Most persons with fragile X syndrome, especially boys, have a lot of anxiety in social situations and become nervous and uncomfortable. They also tend to be easily upset and overwhelmed by sensory stimulation due to sights and sounds and deviance from normal routine. This may emerge as aggression in adolescent boys. Females tend to have less anxiety and are not usually aggressive. Boys have language problems, including speaking, writing, and acquiring social communication skills. Common behavior disturbances include attention deficit disorder, repetitive hand flapping, autistic behaviors, and gaze aversion, and 20% meet full criteria for autism.
Rett's syndrome (RS) is the second leading cause of XLMR and the leading cause of mental retardation in girls. It was first described in 1966; the gene was identified in 1999. RS is caused by mutation in the MECP2 gene that causes abnormal truncation of the gene. The MECP2 gene contains information for production of methyl cytosine binding protein 2, which normally helps to turn off other genes appropriately at various points along the process of brain development. If this does not occur, the overactive genes interfere with normal brain maturation and lead to abnormal "wiring" and overload of the brain's electrical system. Other types of mutation in the same MECP2 gene can result in mild mental retardation, tremor, psychosis, or learning disability, both in boys and girls, without producing classic RS..
RS almost exclusively occurs in females with a prevalence of one in 10,000–20,000. In males, the mutation is lethal, and most are severely affected or die before or soon after birth. There is also a phenomenon of preferential inactivation of the normal X chromosome leading to the disease expression even in the female. The affected girl develops normally during the first five months of life. During this period, the child exhibits autistic behaviors. She can be calm and quiet, without making good eye contact, and without showing much interest in toys. After this, head growth slows down and the child loses whatever purposeful hand movements that had already developed. Around three years, the girl child develops repetitive hand washing or hand wringing gestures, loses ability to speak, has trouble sleeping, becomes irritable, and develops an unsteady gait. Varying degrees of mental retardation are present. These children also have seizures.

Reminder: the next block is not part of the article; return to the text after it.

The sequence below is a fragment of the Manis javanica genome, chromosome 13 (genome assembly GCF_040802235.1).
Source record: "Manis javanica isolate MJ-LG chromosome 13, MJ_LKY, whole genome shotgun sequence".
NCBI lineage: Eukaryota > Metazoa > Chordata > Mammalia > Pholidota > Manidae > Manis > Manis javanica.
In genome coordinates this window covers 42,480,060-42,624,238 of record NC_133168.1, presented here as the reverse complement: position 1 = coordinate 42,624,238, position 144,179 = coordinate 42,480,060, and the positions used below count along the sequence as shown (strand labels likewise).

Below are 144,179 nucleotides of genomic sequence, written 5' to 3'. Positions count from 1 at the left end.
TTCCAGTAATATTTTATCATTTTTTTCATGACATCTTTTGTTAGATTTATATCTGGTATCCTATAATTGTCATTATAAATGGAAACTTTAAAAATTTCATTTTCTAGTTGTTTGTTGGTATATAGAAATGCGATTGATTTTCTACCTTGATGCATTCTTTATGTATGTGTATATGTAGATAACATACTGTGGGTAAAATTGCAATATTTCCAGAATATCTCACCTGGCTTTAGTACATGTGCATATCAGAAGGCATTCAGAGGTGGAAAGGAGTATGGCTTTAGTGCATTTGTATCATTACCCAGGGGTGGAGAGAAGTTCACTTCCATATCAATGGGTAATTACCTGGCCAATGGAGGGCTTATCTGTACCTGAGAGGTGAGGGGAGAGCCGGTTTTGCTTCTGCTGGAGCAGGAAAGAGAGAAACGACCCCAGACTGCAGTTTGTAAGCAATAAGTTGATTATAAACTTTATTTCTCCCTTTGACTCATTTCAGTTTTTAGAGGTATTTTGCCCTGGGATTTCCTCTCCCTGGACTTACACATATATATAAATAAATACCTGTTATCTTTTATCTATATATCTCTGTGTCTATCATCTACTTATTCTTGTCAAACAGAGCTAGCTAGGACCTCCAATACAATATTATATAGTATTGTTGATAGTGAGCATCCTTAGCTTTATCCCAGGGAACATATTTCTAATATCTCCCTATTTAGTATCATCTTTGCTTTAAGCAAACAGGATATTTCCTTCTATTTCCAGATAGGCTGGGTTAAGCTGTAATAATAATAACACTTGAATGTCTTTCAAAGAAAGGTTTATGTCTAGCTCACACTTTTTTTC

WEST SYNDROME West syndrome, also known as the infantile spasm-mental retardation syndrome, is caused by mutations in the ARX (aristaless-related homeobox) gene. This is the third most common genetic mutation leading to XLMR. It can occur in both boys and girls and is characterized by developmental delay, mental retardation, and a specific type of seizures called salaam fits or infantile spasms. During the seizures, the children either have a flexion spasm where the body is bent over in a self-hugging position or an extension spasm where the neck and body are arched backwards.
Mutations in the ARX gene can also result in various developmental defects like lissencephaly (abnormal accumulation of fluid in the brain, replacing the cerebral hemispheres), absence of the corpus callosum, microcephaly, and urinary and genital abnormalities, without causing the classic West syndrome.
Non-syndromic X-linked mental retardation (NSXLMR) is represented by a heterogeneous group of disorders in which the only recognizable abnormality is mental retardation without other accompanying physical manifestations. As of 2004, about 78 families with NSXLMR had been described and mutations in 15 genes had been linked with them.
The diagnosis of XLMR should be considered in all children with autistic behaviors, mental retardation, developmental delay, or unexplained speech delay; 80–90% of patients with fragile X syndrome are not yet correctly diagnosed. Because the symptoms of fragile X can be quite subtle, especially in young children, and because it is so frequent in the general population, many medical specialists recommend testing for fragile X syndrome. This is, however, not a routine screening test for all children. Testing for FMR1 mutation is possible in people of any age and even before birth.